Missouri Plans to Sue Makers of Cigarettes Consumer-Protection Laws Are Basis

By Kim Bell Post-Dispatch Jefferson City Bureau | St Louis Post-Dispatch (MO), April 24, 1997 | Go to article overview

Missouri Plans to Sue Makers of Cigarettes Consumer-Protection Laws Are Basis


Kim Bell Post-Dispatch Jefferson City Bureau, St Louis Post-Dispatch (MO)


Missouri will file suit against leading tobacco companies, charging that they targeted children in ad campaigns and lied about the addictiveness of nicotine, Attorney General Jay Nixon announced Wednesday.

Nixon said the suit, to be filed in state court within a few weeks, will contend that the cigarette manufacturers violated Missouri's consumer-protection laws.

"For too long, there's been a pattern of misrepresentation, both in the amounts and addictive qualities of nicotine and on the marketing to kids," Nixon said. As the country's sentiment against tobacco companies intensifies, Nixon would become the 24th attorney general to follow Mississippi Attorney General Michael C. Moore, who filed suit in 1994. Nixon identified the company defendants as "the big five": Philip Morris Cos., RJR Nabisco, Liggett Group Inc., Brown & Williamson Tobacco Corp. and American Tobacco Co. Inc. (The following text appeared in the Three Star Edition only:) Two of the leading companies did not respond to a reporter's questions Wednesday. (End of Three Star text) Philip Morris spokeswoman Patches Magarro said the company would not comment until the suit had been filed. RJR Nabisco could not be reached for comment. Nixon's announcement follows last week's disclosure that tobacco executives have been negotiating a settlement that could cost the industry hundreds of billions of dollars. "Previously, these major tobacco companies had refused even the possibility of settlement, and now there may be an opportunity to settle without protracted and expensive litigation," Nixon said. Missouri consumer-protection laws prohibit "deception, fraud, misrepresentation or suppression of any material fact" in connection with the sale or advertising of merchandise. "We can get $1,000 per violation, and I'm not sure how many packs of cigarettes they sold," Nixon said. "We now have proof that these companies have broken the laws of Missouri by willfully targeting young people and knowingly lying about the addictive nature of nicotine." The industry was rocked when Liggett executives this year admitted that smoking is addictive and turned over sensitive documents to states about the health risks and marketing to youth.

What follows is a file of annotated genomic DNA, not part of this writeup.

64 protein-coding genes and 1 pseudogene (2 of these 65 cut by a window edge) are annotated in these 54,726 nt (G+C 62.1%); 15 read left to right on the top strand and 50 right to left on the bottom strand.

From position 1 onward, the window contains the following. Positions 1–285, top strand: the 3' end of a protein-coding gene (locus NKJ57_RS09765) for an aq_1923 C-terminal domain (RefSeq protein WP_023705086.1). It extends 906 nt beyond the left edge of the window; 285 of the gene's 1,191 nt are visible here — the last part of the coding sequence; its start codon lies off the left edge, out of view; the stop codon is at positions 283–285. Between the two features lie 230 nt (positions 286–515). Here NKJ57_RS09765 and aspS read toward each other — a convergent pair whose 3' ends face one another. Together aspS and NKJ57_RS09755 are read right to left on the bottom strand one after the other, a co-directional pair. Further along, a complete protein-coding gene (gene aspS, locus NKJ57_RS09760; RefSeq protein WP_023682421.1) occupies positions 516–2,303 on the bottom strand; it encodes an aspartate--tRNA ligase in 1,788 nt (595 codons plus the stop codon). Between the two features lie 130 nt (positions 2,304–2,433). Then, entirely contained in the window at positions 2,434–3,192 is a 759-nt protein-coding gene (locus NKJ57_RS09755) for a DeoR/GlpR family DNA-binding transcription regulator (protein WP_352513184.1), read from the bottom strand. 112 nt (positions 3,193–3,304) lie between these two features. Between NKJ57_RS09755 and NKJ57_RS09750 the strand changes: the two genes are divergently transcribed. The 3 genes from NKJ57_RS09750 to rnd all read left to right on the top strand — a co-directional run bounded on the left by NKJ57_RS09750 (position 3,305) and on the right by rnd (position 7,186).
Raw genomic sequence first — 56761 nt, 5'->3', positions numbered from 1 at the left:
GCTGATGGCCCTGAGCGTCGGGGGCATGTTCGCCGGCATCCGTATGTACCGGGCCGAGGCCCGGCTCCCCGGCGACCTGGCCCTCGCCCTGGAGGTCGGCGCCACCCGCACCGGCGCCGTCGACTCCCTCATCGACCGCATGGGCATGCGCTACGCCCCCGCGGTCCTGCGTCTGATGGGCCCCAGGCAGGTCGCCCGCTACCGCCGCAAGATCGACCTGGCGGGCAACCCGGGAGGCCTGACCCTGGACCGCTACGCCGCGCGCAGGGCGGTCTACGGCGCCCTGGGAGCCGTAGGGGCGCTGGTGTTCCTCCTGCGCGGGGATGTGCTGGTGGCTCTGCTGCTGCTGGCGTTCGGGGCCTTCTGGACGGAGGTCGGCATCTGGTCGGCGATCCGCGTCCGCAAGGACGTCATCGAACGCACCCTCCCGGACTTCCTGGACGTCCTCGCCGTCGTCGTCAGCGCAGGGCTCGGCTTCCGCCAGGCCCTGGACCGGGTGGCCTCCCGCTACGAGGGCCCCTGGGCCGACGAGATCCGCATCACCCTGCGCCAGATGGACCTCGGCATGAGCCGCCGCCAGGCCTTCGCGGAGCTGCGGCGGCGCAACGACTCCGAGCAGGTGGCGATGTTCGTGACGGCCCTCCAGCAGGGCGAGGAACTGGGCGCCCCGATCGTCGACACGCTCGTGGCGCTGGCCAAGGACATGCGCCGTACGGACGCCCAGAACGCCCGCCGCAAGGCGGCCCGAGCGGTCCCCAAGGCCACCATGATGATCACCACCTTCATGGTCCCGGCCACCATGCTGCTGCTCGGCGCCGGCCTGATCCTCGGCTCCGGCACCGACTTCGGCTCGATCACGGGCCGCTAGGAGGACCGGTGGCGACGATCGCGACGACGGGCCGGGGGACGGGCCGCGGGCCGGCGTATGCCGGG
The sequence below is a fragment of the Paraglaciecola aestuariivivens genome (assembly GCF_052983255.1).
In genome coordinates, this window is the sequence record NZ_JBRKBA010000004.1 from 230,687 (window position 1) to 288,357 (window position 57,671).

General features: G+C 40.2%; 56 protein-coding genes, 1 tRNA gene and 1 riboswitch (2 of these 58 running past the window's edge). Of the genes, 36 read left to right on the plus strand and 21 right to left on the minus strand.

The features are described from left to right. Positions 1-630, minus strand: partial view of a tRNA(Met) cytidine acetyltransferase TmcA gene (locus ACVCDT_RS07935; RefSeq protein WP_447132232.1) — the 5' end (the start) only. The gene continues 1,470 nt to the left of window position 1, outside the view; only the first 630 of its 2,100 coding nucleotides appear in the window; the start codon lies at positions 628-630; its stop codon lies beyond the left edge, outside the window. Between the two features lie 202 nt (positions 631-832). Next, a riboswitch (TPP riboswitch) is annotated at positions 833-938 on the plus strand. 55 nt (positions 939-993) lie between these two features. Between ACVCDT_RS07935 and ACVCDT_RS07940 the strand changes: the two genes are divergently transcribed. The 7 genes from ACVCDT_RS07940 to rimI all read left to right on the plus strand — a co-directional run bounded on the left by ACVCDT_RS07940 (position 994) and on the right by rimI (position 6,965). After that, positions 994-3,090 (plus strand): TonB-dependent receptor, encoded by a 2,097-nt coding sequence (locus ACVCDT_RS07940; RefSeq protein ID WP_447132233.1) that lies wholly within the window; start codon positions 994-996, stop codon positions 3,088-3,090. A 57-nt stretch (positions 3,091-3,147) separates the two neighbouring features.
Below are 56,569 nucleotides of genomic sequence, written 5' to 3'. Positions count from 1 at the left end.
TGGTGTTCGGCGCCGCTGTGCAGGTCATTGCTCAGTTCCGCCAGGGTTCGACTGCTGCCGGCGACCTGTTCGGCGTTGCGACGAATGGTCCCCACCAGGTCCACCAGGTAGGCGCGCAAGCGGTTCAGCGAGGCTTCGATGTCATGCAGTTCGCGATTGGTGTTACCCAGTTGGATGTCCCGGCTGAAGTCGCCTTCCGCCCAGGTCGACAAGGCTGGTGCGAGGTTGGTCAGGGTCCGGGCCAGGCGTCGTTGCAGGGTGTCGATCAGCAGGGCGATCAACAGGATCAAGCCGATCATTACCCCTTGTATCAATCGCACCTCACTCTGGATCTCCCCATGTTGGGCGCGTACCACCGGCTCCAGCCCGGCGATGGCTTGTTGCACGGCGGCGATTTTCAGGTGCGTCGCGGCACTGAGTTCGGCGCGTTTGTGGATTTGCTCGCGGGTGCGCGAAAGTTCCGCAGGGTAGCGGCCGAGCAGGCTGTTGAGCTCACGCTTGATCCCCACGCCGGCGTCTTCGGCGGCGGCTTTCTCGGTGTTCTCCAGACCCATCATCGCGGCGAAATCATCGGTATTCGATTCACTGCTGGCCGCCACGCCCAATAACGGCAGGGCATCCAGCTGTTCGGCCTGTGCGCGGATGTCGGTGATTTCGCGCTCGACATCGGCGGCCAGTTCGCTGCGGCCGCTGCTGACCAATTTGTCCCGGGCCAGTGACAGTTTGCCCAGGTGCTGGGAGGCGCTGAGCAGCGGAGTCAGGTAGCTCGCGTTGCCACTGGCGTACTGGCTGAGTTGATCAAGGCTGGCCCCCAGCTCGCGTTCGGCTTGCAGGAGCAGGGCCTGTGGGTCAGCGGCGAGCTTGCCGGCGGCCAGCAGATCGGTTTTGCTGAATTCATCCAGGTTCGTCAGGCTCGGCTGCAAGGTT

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Missouri Plans to Sue Makers of Cigarettes Consumer-Protection Laws Are Basis
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